A British Ecological Society Special Interest Group
From Dan Bebber
by Jaboury Ghazoul
Oxford University Press, 2015, 150pp, £7.99.
Jaboury Ghazoul is Professor of Forest Management at ETH Zurich, and for many years was Editor-in-Chief of Biotropica, and is author of the OUP textbook Tropical Rain Forest Ecology, Diversity and Conservation. I heard his plenary lecture at an ATBC meeting a few years ago, and it was a most inspiring talk that made me glad to be an ecologist. I was pleased to have the opportunity of reviewing this new book, particularly as I am a fan of Oxford’s Very Short Introductions, which can be devoured in one go on a longish flight or train journey. In most cases, I read VSI’s on subjects about which I know next to nothing (the Koran, Time, Modern China) so I have no idea whether they represent a balanced, authoritative overview of the subject. In this case, I know at least something about forests so will be able to give a view on whether a VSI is of interest to the those in the field.
The book is written in six sections, covering social and cultural history of forests, the diversity of forests around the world, the evolutionary history of trees and forests, ecological processes of disturbance and succession, ecosystem services and use of forests, and the history of deforestation and potential futures of forests. The first chapter demonstrates that for most cultures around the world, forests play an important spiritual role, and that a connection to The Wild remains even in technologically-based, secular societies. Themes of use and abuse of forests return throughout the book, as expected given that the dominant global trend of the Holocene has been the conversion of forests to agriculture. The chapter mentions most of the important forest myths, although I had hoped the Yggdrasil, the World Ash of Norse mythology, would get a mention. Maybe this is one for a Very Short Introduction to Trees.
Chapter Two considers definitions of forests (varying wildly from 0.01 ha minimum size in Belgium, to 100 ha in Malawi). I really enjoyed the ‘walk through the forests’, where the author describes what we would see if we journeyed around the forests of the world, starting in the Congo Basin, and ending at the edge of the Tundra. The images are clear and I could picture myself standing among the trees. Chapter Three covers the evolution of plants, then the rise of arborescent plants, the origin of the seed, and the rise of the angiosperms. I thought that more could have been written about the immensely important polymer lignin, and also the significance of the seed and the various innovations of the angiosperms, but perhaps that reflects my personal interests and bias. I would also have welcomed a section, somewhere, on the importance of fungi in forests, as mycorrhizae, saprotrophs, pathogens, and endophytes. For example, there is a theory that evolution of lignolytic enzymes in fungal saprotrophs halted coal formation during the Carboniferous, illustrating the global importance of fungi. Likewise, the Box on ‘plants as rock breakers’ doesn’t mention the importance of mycorrhizal fungi in weathering.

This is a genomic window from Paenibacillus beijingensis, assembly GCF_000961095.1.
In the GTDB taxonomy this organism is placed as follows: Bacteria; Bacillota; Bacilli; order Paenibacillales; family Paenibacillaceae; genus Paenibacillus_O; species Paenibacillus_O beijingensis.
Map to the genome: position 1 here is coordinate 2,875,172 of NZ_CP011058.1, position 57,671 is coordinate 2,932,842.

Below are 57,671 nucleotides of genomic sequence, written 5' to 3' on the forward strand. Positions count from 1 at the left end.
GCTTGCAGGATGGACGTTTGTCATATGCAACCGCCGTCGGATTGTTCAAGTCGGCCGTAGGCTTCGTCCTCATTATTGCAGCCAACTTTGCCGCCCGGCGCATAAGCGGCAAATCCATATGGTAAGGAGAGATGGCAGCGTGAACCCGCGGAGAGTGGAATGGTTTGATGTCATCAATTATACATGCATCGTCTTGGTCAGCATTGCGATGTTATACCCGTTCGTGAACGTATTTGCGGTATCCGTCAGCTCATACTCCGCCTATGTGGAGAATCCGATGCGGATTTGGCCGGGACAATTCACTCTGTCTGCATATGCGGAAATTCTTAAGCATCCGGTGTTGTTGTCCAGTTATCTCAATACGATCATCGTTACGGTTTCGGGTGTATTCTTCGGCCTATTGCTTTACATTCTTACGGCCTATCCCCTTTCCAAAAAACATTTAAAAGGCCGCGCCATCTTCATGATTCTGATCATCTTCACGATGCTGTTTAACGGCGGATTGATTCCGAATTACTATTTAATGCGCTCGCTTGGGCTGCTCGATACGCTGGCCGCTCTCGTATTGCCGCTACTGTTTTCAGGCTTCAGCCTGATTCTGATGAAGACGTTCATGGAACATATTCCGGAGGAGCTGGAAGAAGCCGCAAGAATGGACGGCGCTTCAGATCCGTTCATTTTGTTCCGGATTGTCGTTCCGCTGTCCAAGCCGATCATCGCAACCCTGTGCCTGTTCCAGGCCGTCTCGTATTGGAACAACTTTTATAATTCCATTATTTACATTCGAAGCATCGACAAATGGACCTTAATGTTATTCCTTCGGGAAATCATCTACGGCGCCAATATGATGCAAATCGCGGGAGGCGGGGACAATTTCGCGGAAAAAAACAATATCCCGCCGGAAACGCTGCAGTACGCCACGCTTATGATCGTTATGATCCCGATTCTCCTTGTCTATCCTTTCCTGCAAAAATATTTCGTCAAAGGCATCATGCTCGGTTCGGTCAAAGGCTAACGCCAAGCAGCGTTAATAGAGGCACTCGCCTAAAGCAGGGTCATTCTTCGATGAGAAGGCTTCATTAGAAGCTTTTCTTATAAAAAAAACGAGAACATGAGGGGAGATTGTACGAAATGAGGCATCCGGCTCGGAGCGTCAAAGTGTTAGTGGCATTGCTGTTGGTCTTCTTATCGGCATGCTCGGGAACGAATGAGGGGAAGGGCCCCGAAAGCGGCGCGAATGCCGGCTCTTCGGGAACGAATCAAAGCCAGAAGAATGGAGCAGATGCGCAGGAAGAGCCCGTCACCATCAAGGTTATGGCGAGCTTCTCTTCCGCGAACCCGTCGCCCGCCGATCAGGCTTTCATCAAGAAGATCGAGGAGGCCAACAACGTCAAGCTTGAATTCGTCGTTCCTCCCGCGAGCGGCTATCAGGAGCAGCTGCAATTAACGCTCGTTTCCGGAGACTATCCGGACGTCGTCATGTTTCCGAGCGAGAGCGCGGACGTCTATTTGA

Disturbance and succession are described in Chapter 4, with plenty of classic examples to illustrate the processes – Spruce budworm, eucalypt fires, chestnut blight, the Janzen-Connell mechanism, and the regeneration of Eastern White Pine. The chapter is dense with brief nods to important concepts in forest ecology, and a student could probably expand each sentence into an essay. The information density is satisfyingly high, as it is throughout the book. Chapter 5 deals with economic uses and ecosystem services, primarily timber but also NTFPs, carbon sequestration, climate regulation, and the maintenance of biodiversity. The latitudinal gradient in species richness is described, but no explanation given. Finally, the history of deforestation, the potential impact of climate change, and the prospects for future forests are covered. Somewhat ominously, the author concludes that “they might not be the forests that we readily recognize today”.
In summary, I very much enjoyed this book, and the exercise of thinking of things that I would have liked mentioned was part of the fun – there weren’t many of these; Jaboury Ghazoul has packed a huge amount into this slim volume. Reading about favourite examples like the Sook Plain and the Eastern White Pine was like seeing old friends again. I heartily recommend this book to forest ecologists, and suggest that anyone beginning a degree in ecology spend an evening reading it. Somehow it made me want to read Colin Tudge’s The Secret Life of Trees again…now I wonder where that might have got to.